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QI Reduces cases of Sepsis at Ntchisi District hospital

 

For over a period now, Ntchisi district hospital has registered a decrease in number of neonatal deaths due to sepsis thanks to Quality Improvement mentors who lobbied with Management for a separate unit for neonates both premature and sick.

 

Before the mentors were trained in QI by Maikhanda with support from Comic Relief, the hospital had 55% of Neonatal sepsis cases of all deliveries.  Through QI training that the mentors underwent, a process mapping exercise was done so that the mentors fully understand their system and processes and realized that most neonatal sepsis cases were due to congestion in postnatal ward.

 

It was against this background that Maikhanda urged the hospital’s management to have one of the bays demarcated to accommodate KMC.  Nevertheless, even after a demarcation using plywood was done the problem was far from over as  sick babies were being put together  with premature babies a situation that put the premature babies at risk of infection. In addition to that, the progress was also hindered due to shortage of staff such that no nurse was allocated to KMC and they had to rely on postnatal nurses.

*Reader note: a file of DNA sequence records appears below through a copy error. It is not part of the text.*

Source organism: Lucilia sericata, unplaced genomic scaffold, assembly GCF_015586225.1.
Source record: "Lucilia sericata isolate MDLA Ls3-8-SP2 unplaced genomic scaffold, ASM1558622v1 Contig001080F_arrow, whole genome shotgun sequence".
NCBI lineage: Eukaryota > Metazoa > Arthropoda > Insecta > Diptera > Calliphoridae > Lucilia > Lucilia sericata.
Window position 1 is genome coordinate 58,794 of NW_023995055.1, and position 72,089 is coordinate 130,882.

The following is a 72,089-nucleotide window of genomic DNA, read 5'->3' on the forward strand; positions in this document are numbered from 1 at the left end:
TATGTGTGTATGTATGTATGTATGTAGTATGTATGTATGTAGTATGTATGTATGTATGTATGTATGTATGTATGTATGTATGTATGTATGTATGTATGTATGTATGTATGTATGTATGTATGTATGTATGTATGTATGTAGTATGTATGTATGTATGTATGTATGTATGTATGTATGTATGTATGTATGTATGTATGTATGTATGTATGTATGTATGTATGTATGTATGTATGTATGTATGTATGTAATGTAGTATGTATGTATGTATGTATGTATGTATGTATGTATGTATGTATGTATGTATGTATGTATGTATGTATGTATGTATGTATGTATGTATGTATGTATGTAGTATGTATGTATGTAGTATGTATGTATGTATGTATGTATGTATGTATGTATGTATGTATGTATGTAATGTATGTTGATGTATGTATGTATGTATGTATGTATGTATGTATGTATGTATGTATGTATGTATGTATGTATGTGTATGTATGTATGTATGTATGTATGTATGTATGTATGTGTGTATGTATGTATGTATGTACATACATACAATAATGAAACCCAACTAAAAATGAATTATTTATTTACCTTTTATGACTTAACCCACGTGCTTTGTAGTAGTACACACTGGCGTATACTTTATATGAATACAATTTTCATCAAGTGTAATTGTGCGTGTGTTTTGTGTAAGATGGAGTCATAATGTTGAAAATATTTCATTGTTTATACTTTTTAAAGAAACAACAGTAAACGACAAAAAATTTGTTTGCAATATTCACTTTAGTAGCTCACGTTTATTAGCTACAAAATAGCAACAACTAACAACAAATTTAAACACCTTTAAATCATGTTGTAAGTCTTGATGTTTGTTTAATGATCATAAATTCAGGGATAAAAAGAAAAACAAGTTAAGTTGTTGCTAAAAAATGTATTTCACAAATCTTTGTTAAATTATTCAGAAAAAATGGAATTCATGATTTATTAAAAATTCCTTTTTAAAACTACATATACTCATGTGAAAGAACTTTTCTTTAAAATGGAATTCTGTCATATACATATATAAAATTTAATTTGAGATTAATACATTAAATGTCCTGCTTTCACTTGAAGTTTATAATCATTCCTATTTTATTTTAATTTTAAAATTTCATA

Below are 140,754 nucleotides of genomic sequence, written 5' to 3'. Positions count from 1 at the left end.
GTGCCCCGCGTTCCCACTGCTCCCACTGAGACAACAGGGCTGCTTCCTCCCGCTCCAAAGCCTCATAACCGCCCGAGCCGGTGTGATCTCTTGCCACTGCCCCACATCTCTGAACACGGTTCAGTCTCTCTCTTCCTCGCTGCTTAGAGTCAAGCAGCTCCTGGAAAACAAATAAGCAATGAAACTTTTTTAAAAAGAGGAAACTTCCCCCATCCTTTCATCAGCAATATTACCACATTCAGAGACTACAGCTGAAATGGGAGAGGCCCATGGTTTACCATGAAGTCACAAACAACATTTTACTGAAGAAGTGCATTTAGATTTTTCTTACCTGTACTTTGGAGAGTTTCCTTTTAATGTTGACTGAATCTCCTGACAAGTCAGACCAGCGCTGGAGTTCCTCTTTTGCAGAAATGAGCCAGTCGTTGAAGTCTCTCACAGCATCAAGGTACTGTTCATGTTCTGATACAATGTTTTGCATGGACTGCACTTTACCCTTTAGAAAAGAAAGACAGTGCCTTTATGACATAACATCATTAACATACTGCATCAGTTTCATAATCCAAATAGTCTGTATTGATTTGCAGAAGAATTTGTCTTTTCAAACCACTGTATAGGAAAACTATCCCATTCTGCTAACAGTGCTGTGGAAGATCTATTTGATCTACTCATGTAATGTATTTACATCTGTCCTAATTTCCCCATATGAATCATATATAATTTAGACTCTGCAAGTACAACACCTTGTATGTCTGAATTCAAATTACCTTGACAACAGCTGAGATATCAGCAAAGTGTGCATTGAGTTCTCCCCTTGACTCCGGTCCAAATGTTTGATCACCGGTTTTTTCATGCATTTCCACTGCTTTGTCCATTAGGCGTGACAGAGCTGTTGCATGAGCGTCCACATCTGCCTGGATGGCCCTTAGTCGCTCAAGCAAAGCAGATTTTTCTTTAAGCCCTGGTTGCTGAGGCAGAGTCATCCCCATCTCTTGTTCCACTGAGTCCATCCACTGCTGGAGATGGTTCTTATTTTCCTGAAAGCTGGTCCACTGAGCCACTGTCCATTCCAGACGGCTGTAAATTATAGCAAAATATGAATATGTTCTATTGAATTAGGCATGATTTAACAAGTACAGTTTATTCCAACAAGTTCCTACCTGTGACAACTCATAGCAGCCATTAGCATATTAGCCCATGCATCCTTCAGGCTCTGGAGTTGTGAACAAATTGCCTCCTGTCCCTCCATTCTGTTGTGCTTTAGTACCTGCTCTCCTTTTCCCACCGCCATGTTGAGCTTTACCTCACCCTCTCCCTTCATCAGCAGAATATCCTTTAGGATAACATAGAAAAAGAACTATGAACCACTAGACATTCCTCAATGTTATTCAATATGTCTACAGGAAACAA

Having seen that the there was no improvement and babies were still dying despite making many adaptations including moving KMC to maternity with proper demarcation of nursery and KMC, Maikhanda and the QI management partnered with Save the Children Malawi to set up a stand-alone unit for neonates with nurses and clinicians specially allocated to the unit.

 

 

Fast forward to July 2016, a new Neonatal unit was established at Ntchisi District hospital with four nurses and two clinicians specially allocated to the unit. Following this development, there was a tremendous improvement in such a way that from July 2016 to March 2017 there were only two Neonatal deaths with highest instance in November but all were managed properly. However, six months prior to the establishment of a proper neonatal unit, there were six neonatal deaths due to sepsis and adherence to sepsis protocol was very poor.

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